A bimonthly magazine on international affairs, edited in Germany's capital

Home Posts Tagged "Refugees"


Integrating refugees is painfully slow business―even slower than for other groups of migrants. Among Western countries, Germany is actually doing reasonably well. It was …

When it comes to refugee and migration policy, the European Union has a knack for inventing pseudo-English terms. Itʼs highly unlikely that doublespeak will …

Merkel’s coalition has agreed a shaky compromise over a controversial spy chief.

Bavaria’s ruling Christian Social Union (CSU) has unveiled new centralized migrant facilities it hopes will expedite the asylum process—and salvage its chances in a looming state poll.

Idlib threatens to be the next big flare-up in Syria’s civil war. Germany can play a decisive role in preventing a tragedy.

Hungary’s government has put forward the “Stop Soros” legislation package. The Central European University is in the crosshairs, too.

The European Court of Justice’s ruling on relocating refugees deepens the rift within the EU.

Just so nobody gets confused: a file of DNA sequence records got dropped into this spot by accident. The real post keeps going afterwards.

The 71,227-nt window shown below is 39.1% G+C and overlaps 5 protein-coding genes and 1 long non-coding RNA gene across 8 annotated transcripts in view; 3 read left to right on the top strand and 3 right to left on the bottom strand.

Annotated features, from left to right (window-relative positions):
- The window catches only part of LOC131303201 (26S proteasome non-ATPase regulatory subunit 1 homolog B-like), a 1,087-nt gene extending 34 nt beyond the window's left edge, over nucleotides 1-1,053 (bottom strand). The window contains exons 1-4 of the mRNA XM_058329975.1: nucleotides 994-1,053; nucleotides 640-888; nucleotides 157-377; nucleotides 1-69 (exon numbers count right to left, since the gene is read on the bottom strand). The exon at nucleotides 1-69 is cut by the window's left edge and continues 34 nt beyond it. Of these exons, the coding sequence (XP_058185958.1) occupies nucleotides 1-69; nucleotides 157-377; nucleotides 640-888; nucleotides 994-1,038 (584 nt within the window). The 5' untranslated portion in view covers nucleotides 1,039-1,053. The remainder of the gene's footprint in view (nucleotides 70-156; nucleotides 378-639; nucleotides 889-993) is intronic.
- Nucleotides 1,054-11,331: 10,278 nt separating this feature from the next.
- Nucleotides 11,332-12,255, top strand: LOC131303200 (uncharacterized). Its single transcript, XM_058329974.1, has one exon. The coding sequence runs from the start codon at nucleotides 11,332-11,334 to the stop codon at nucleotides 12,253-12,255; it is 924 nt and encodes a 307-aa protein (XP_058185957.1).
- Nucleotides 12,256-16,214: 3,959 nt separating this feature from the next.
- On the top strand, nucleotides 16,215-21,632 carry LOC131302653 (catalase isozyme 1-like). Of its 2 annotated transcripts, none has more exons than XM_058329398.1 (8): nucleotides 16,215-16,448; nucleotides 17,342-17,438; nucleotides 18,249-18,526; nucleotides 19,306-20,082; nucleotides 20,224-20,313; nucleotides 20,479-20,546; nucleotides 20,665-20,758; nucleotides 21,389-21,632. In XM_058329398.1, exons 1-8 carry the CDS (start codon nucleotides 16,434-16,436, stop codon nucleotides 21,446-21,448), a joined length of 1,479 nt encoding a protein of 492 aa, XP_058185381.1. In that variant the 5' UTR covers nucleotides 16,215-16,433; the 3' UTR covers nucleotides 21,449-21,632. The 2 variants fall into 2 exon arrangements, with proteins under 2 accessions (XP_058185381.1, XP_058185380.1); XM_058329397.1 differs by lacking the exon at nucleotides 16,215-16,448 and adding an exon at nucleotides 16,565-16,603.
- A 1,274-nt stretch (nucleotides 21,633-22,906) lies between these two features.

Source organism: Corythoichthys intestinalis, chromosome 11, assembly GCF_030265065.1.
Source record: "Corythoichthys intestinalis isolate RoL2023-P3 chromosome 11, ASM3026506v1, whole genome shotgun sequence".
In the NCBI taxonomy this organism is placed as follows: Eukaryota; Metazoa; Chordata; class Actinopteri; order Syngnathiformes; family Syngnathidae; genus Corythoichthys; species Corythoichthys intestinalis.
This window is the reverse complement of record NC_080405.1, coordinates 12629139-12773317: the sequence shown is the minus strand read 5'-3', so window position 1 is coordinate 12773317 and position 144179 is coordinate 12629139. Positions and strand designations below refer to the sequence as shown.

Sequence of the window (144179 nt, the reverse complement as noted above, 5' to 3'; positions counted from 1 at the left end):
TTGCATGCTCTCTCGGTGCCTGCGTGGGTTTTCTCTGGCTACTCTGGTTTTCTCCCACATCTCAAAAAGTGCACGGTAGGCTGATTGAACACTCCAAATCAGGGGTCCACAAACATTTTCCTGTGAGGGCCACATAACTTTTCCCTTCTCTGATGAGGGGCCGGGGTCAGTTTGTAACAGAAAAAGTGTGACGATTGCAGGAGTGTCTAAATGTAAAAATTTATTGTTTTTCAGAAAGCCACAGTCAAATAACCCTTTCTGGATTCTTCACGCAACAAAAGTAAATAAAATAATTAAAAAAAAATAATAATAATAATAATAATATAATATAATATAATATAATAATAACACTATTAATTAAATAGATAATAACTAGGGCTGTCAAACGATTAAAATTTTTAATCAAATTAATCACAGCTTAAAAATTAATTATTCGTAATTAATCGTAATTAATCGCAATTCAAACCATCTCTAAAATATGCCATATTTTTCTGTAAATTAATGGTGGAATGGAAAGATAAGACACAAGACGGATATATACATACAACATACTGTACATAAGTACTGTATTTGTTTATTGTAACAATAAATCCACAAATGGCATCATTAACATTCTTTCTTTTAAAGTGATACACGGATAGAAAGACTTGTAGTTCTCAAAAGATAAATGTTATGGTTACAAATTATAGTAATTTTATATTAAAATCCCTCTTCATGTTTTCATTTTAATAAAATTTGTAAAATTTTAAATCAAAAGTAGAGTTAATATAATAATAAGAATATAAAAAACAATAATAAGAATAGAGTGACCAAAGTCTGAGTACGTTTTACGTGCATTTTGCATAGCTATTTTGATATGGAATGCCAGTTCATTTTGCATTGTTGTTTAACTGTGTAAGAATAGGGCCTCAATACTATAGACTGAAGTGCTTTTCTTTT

The EU-Turkey agreement has stopped the flow of refugees, but solved little.

How to make the EU-Turkey agreement stick – and apply its lesson to African migrants taking the perilous sea-route to Italy.

A pop-up “Damascus Goethe Institute in Exile” is fostering exchanges in Berlin.

Germans mark 26 years together in a poisoned mood over migration.

German Chancellor Angela Merkel needs a European solution for the refugee crisis more than ever.

Germans are becoming impatient with the way Chancellor Angela Merkel is approaching the refugee crisis.

Who is handling the European refugee crisis well?

Germany, along with the rest of the world, seems surprised by the principled stance Angela Merkel has taken in the refugee crisis. Looking over her record, however, the German Chancellor has never shied from putting her values on the line.

The refugee crisis in Europe is a modern tragedy playing out in three acts: the problem has been introduced, and now the main characters are locked in confrontation. But the conclusion remains uncertain.